Tony Dokoupil talks with the businessmen hoping to capitalize on Colorado's cannabis legalization initiative:
It’s already widely rumored that Philip Morris has leased warehouse space in the area. The company denies it, as do its top-tier competitors, but "I’ve heard a lot of talk about it," says Keith Burdick, a partner at Xcalibur, one of the biggest independent generic-brand tobacco companies in the country. "You’re going to get cigarette companies in here. I’m sure of it," says John Wickens, a real-estate agent who has sold or leased acres of commercial space to marijuana growers. Peter Bourne, the drug czar under Jimmy Carter, recently told Newsweek that tobacco executives shared their marijuana contingency plans with him.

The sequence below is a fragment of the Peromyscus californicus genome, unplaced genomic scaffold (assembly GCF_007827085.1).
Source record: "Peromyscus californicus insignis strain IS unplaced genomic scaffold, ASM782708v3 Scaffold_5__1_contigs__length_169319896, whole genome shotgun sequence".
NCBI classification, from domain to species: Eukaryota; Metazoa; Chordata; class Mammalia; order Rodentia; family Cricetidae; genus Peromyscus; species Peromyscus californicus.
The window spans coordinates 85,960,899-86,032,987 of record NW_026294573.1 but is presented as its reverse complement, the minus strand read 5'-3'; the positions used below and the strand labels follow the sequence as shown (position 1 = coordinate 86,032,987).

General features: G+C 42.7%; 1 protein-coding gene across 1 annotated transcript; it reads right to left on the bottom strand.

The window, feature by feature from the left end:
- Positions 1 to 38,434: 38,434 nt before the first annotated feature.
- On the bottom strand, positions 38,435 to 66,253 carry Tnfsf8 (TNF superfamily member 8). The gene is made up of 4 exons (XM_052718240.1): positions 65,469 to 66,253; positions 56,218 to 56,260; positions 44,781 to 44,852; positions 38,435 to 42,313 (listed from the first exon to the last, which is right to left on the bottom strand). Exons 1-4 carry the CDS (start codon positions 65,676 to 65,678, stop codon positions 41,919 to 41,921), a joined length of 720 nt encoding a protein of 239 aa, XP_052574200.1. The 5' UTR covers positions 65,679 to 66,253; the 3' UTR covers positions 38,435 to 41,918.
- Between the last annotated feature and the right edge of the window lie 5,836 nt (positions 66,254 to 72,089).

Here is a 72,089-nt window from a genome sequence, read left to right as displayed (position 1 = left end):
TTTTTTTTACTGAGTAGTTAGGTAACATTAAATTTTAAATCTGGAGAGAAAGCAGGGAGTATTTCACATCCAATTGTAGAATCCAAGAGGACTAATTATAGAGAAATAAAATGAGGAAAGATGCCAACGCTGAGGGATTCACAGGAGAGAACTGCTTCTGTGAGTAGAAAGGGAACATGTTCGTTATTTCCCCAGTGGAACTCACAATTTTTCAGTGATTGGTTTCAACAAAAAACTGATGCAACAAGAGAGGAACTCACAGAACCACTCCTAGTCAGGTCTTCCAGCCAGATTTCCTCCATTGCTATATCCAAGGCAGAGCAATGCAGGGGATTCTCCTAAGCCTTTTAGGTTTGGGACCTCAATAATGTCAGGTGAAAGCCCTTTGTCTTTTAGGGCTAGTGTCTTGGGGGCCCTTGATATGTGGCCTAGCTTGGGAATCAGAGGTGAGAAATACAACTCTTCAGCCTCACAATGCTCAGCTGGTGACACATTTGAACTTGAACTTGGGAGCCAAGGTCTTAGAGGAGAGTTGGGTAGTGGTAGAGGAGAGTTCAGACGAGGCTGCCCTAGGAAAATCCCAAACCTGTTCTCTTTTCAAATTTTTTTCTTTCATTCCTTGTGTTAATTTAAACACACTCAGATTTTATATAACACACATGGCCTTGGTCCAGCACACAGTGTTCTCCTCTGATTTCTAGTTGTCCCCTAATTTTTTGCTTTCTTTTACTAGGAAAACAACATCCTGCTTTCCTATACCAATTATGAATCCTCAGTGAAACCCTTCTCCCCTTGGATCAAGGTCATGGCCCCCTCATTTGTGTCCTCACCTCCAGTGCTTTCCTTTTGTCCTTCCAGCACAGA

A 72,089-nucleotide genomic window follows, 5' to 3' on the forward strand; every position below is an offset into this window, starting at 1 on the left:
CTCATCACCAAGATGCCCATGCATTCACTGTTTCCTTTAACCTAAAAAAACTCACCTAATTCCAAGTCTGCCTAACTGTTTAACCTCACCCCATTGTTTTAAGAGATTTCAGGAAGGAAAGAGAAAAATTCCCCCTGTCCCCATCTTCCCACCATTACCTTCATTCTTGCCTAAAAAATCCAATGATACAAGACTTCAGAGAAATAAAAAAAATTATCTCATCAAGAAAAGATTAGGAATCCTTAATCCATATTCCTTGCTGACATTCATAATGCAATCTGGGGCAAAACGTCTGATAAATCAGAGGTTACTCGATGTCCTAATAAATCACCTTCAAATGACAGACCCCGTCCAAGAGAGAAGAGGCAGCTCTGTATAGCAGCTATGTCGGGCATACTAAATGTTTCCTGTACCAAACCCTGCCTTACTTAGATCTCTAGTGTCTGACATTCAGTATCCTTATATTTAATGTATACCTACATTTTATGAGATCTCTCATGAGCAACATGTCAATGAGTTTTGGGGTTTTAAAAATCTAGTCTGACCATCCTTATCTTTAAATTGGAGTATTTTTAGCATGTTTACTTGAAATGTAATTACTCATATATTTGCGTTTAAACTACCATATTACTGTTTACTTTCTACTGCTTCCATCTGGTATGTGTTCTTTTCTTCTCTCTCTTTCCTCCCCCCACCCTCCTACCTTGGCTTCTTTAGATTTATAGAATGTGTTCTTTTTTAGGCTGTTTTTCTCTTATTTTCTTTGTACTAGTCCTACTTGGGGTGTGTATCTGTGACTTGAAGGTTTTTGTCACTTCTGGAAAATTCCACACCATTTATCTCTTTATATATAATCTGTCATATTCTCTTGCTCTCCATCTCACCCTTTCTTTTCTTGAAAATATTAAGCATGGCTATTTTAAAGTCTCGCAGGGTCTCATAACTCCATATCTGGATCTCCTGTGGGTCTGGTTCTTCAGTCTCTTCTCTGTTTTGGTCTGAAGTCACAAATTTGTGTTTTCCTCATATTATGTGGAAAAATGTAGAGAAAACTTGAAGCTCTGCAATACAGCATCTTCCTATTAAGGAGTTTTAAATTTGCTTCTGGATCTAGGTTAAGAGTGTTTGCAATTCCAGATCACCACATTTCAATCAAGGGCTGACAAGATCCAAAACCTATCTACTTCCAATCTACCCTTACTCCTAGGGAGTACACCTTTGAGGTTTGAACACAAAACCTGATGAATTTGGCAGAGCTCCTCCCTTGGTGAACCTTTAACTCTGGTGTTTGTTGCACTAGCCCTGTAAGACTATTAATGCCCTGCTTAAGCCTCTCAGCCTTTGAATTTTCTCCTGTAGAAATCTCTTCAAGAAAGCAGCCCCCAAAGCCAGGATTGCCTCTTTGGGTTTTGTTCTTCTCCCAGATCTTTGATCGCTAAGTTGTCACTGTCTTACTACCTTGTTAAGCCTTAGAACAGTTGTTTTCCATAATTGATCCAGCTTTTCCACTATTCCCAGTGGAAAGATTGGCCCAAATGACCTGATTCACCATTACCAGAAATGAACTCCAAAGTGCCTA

The alcohol and tobacco industries traditionally get 80 percent of their profits from heavy users, and there’s every reason to believe that marijuana sellers will need the same ratio. That would mean Colorado’s burgeoning pot business could be the basis for a third huge, blood-sucking vice industry, dependent on converting kids and supporting heavy users. "No way," says [Norton Arbelaez, the owner of two dispensaries and a commercial grow], when I raised this possibility with him. He talked passionately about medicine, and social progress, and it was moving, convincing stuff. "These people have families, and they employ families. They’re about helping people, not hurting people," he said of his peers.